Putin’s Secret Weapon  President Trump took a shot at the Federal Reserve chair this week. “I’m not thrilled with his raising of interest rates,” he told Reuters after arguing that China and Europe are manipulating the values of their currencies. To understand the value of an independent central bank, the president should read this excellent profile of Russian central banker Elvira Nabiullina. She’s the primary reason that crisis-prone Russia has a relatively healthy banking sector, strong reserves, and low inflation. President Putin stays out of Nabiullina’s way—and makes sure others do, as well.

Israa al-Ghomgham  It might be another first for Saudi women. Two months after the Saudi government lifted a decades-old ban on women driving automobiles, Israa al-Ghomgham may become the first Saudi woman put to death for a political crime. Her offense? According to Human Rights Watch, an advocacy group, prosecutors have charged her with “participating in protests in the [majority-Shia] Qatif region, incitement to protest, chanting slogans hostile to the regime, attempting to inflame public opinion, filming protests and publishing on social media, and providing moral support to rioters.”


Complaints about Jakarta's traffic — Are the Indonesian capital’s legendary traffic jams as bad as advertised? Not if you’re a superhero like President Joko Widodo. Maybe you saw James Bond and Queen Elizabeth parachute into London’s Wembley Stadium to open the 2012 Olympics. Now check out Joko’s opening of the Asian Games. (He gets down to business at about the 1:30 mark.)

Illegal aliens — This week, the Miami Herald endorsed Bettina Rodriguez Aguilera, who is running for a seat in the US House of Representatives vacated by Florida Representative Ileana Ros-Lehtinen. Rodriguez Aguilera said in a 2009 television interview that when she was seven years old, she boarded a spaceship occupied by three tall aliens who spoke to her telepathically. And that’s not weird at all.

Ferrera Erbognone, a small town in the northern Italian province of Pavia, is home to one of the most cutting-edge computing centers in the world: Eni's Green Data Center. All of the geophysical and seismic prospecting data Eni produces from all over the world ends up here. Now, the Green Data Center is welcoming a new supercomputing system: HPC5, an advanced version of the already powerful HPC4. Due to be completed by early 2020, HPC5 will triple the Green Data Center's computing power, from 18.6 to 52 petaflops, equivalent to 52 million billion mathematical operations per second.

Learn more at Eniday: Energy Is A Good Story

A few days ago, the New York Times published a bombshell report on the Chinese government's systematic oppression of Muslims in Western China. The story was about many things: human rights, geopolitics, Chinese society – but it was also about technology: Beijing's repression in Xinjiang province is powered in part by facial recognition, big data, and other advanced technologies.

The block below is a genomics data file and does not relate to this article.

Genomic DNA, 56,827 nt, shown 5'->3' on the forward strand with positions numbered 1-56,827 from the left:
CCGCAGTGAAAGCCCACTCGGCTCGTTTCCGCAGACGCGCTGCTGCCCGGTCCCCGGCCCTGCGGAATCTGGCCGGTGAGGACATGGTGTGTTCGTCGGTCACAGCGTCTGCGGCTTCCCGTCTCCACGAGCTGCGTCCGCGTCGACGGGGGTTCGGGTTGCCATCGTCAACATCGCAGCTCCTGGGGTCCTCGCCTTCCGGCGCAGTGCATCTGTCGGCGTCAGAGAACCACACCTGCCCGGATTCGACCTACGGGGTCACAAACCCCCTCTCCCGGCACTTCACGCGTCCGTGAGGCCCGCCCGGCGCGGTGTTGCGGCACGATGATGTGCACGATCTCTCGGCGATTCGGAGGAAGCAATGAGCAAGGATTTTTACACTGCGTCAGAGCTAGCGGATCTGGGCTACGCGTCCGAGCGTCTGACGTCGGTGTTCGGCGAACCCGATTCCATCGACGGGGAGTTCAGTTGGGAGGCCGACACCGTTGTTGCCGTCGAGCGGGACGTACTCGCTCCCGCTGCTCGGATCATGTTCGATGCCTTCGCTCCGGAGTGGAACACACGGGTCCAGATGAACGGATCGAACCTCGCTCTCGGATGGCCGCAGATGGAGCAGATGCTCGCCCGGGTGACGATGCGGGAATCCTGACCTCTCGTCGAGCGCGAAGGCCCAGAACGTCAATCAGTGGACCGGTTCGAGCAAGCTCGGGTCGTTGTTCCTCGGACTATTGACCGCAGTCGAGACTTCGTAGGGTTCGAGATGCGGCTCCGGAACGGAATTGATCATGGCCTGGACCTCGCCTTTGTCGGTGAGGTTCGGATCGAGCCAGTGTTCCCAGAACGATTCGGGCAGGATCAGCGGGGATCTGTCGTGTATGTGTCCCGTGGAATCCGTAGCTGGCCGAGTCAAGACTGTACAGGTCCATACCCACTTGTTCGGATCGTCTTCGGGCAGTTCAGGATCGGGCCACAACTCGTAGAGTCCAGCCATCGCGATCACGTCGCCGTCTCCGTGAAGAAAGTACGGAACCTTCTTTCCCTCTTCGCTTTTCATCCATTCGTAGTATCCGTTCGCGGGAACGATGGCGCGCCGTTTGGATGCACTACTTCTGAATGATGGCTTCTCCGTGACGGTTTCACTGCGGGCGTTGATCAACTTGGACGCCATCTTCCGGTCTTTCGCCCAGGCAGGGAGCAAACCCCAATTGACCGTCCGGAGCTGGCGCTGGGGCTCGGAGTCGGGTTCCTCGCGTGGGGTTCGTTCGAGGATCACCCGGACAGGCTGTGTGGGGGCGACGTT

It's a concrete example of a broader trend in global politics: technology is a double-edged sword with sharp political consequences. Artificial intelligence, for example, can help develop new medicines but it can also support surveillance states. Social media helps nourish democracy movements and entertains us with cat memes, but it also feeds ISIS and 4Chan.

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Increasingly violent anti-government protests in Hong Kong have dealt a major blow to the city's once booming economy. Tourism – an economic lifeline in that city – has dropped, and retailers are suffering from a sharp decline in sales. Now, six months since the unrest began, Hong Kong has recorded its first recession in a decade, meaning its economy has contracted for two consecutive quarters. Here's a look at how Hong Kong's quarterly gross domestic product (GDP) growth has fared during the past two years.

Tehran's Next Move: "We don't want an Islamic Republic, we don't want it," was the chant heard among some protesters in Tehran over the weekend after the government announced a 50 percent fuel price hike meant to fund broader support for the country's poor. Under crippling US sanctions, the country's economy has plummeted, unleashing a "tsunami" of unemployment. What started Friday as nationwide economic protests took on a political coloring, as protestors in some cities tore up the flag and chanted "down with [Supreme Leader] Khamenei!". The unrest seems to be related, at least indirectly, to widespread demonstrations against Tehran-backed regimes in Iraq and Lebanon as well. Economically-motivated protests erupt in Iran every few years, but they tend to subside within weeks under harsh government crackdowns. So far, the authorities have shut down the internet to prevent protestors from using social media to organize rallies. But Iran's powerful Revolutionary Guards Corps has warned of more "decisive action" if the unrest continues.

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13 billion: Building a single state-of-the-art US aircraft carrier costs about $13 billion, a figure that exceeds total military spending by countries like Poland, the Netherlands, or Pakistan. But as China's ability to hit seaborne targets improves, the Economist asks if carriers are "too big to fail." (Come for that, stay for the many strange Top Gun references in the piece.)

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